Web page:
|Self-isolation advised if returning from Italy||N/A||Mar 12||Mar 9||Mar 12||Mar 13||Mar 10||Mar 11 (health care workers only)||Mar 13||N/A||N/A||Mar 13||Mar 14||N/A|
|Self-isolation advised if returning from outside of Canada||Mar 12||Mar 12||Mar 14||Mar 15||Mar 14||Mar 12||Mar 19||Mar 15||Mar 13||Mar 14||Mar 16||Mar 15||Mar 15 (announced Mar 18)|
|Screening event participants (symptoms, international travelers)||Mar 3||Mar 10||Mar 16||N/A||N/A||N/A||N/A||N/A||N/A||N/A||N/A||N/A||N/A|
|Social distancing recommended||Mar 7||Mar 13||Mar 11||Mar 12||Mar 15||Mar 12||Mar 12||Mar 13||Mar 13||Mar 13||Mar 16||Mar 17||Mar 13|
|Testing announced for travelers to at-risk areas and for local transmission||Jan 21||Feb 26||Feb 13||Jan 28||Jan 24||Jan 22||Feb 10||Feb 6||Feb 28||Feb 6||Jan 14||Feb 5||N/A|
|Testing expanded to any international traveler with symptoms and contacts||Feb 25||Mar 6||Mar 11||Feb 27||Feb 28||Mar 8||Mar 1||Mar 9||Mar 9||Mar 6||Mar 16||Mar 14||N/A|
|All respiratory specimens tested for COVID-19||N/A||Mar 12||NA||Mar 12||Mar 5||N/A||N/A||N/A||N/A||N/A||N/A||N/A||N/A|
|First testing center(s) opened||Mar 13||Mar 15||Mar 13||Mar 12||Mar 13||Mar 9||Mar 16||Mar 11||Mar 11||Mar 21||Mar 26||Mar 23 (drive-through)||N/A|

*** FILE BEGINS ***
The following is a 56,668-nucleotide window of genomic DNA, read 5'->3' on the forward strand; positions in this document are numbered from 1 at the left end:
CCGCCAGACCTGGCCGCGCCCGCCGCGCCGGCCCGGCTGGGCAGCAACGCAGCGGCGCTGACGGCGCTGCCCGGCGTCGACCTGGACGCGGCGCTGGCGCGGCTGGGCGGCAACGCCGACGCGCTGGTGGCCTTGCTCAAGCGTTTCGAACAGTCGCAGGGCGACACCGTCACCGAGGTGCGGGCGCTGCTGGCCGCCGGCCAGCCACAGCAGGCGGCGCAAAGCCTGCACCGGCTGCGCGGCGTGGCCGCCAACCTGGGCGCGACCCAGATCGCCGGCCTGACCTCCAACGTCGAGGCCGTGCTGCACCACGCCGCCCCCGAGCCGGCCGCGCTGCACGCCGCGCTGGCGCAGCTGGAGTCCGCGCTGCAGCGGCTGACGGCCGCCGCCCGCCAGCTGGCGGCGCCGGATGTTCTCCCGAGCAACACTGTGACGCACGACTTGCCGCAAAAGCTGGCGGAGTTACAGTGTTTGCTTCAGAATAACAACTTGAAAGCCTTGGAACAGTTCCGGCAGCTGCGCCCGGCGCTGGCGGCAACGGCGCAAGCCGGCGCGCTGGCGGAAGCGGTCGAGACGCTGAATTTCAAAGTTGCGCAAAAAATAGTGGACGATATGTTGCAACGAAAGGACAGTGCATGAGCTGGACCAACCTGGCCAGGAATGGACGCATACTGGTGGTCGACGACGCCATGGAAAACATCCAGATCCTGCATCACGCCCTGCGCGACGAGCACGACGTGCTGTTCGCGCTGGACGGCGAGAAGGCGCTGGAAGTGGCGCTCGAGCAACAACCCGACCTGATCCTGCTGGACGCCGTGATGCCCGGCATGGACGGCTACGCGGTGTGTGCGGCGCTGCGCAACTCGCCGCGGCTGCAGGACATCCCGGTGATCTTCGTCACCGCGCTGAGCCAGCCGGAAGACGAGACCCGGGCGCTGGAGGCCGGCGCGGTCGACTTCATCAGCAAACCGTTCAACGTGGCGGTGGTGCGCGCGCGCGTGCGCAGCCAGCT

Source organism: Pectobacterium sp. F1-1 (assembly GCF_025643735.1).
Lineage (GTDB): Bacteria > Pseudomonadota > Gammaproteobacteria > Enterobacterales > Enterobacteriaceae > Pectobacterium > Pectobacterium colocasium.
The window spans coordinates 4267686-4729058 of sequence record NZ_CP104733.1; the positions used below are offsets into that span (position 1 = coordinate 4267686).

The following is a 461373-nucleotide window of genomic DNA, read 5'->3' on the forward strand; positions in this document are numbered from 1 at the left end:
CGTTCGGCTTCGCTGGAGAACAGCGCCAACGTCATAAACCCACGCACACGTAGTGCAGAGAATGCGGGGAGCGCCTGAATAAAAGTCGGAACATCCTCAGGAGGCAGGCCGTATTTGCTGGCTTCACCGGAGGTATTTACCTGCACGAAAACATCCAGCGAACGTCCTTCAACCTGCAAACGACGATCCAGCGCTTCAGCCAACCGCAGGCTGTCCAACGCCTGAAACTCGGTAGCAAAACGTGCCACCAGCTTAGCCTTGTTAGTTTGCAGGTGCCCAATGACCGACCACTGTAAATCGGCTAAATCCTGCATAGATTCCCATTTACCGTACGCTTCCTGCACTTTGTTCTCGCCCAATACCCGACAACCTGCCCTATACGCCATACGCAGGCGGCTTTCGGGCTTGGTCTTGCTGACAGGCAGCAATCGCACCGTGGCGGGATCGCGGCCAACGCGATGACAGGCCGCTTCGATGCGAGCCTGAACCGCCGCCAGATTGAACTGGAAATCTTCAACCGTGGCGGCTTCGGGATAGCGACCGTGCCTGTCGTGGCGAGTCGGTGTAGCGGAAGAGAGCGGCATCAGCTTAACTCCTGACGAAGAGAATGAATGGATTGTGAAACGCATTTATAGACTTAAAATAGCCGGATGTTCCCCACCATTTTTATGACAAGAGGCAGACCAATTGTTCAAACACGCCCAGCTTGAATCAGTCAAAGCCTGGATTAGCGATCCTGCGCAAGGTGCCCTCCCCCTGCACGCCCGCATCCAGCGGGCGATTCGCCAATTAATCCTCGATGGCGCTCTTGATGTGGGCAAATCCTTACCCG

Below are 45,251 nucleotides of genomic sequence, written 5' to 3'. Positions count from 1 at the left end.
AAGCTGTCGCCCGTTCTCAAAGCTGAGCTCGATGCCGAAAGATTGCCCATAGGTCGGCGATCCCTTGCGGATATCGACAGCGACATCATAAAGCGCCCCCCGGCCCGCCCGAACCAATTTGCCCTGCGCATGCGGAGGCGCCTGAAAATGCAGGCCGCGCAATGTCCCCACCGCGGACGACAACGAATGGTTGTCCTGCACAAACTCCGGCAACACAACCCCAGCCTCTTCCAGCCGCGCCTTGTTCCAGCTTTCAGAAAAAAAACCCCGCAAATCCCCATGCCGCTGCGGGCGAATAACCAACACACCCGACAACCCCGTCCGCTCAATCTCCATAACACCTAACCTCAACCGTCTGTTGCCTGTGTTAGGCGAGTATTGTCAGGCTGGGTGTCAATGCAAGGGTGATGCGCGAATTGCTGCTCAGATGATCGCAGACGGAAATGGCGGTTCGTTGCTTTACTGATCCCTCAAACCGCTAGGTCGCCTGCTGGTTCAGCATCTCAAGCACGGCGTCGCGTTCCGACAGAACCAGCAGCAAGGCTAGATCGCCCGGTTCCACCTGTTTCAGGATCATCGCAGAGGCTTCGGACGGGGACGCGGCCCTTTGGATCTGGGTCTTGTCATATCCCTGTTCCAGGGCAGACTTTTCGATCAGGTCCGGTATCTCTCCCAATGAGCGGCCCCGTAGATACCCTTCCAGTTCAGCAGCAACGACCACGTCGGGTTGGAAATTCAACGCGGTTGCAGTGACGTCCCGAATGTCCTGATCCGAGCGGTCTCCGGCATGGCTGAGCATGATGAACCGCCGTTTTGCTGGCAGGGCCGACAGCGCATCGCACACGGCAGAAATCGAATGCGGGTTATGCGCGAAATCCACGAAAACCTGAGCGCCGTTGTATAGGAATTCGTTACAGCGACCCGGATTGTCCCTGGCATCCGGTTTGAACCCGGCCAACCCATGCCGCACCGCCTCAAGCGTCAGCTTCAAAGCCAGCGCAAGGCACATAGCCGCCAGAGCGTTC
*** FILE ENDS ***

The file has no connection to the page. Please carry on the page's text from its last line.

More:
aAbbreviations: BC: British Columbia; AB: Alberta; SK: Saskatchewan; MB: Manitoba; ON: Ontario; QC: Quebec: NB: New Brunswick; NS: Nova Scotia; PE: Prince Edward Island; NL: Newfoundland and Labrador; YT: Yukon Territory; NT: Northwest Territories; NU: Nunavut.
bN/A: not applicable.
Pandemic Disease Surveillance
The WHO recommends a comprehensive assessment of the earliest cases, with documentation of geographical spread, trends, and impact, to better inform public health response . Canada prioritized the protection of individuals’ privacy, collected volunteered data, and relied on coordination between national and provincial or territorial departments [ ]. On February 10, PHAC provided interim surveillance guidelines with COVID-19 case definitions to guide provincial/territorial legislation, regulations, and policies [ ]. This included reporting cases nationally to PHAC within 24 hours of notification, provincial/territorial case interviews to identify close contacts, and monitoring health status. Identified close contacts were categorized based on risk exposure, with high risks requiring intermittent public health monitoring only.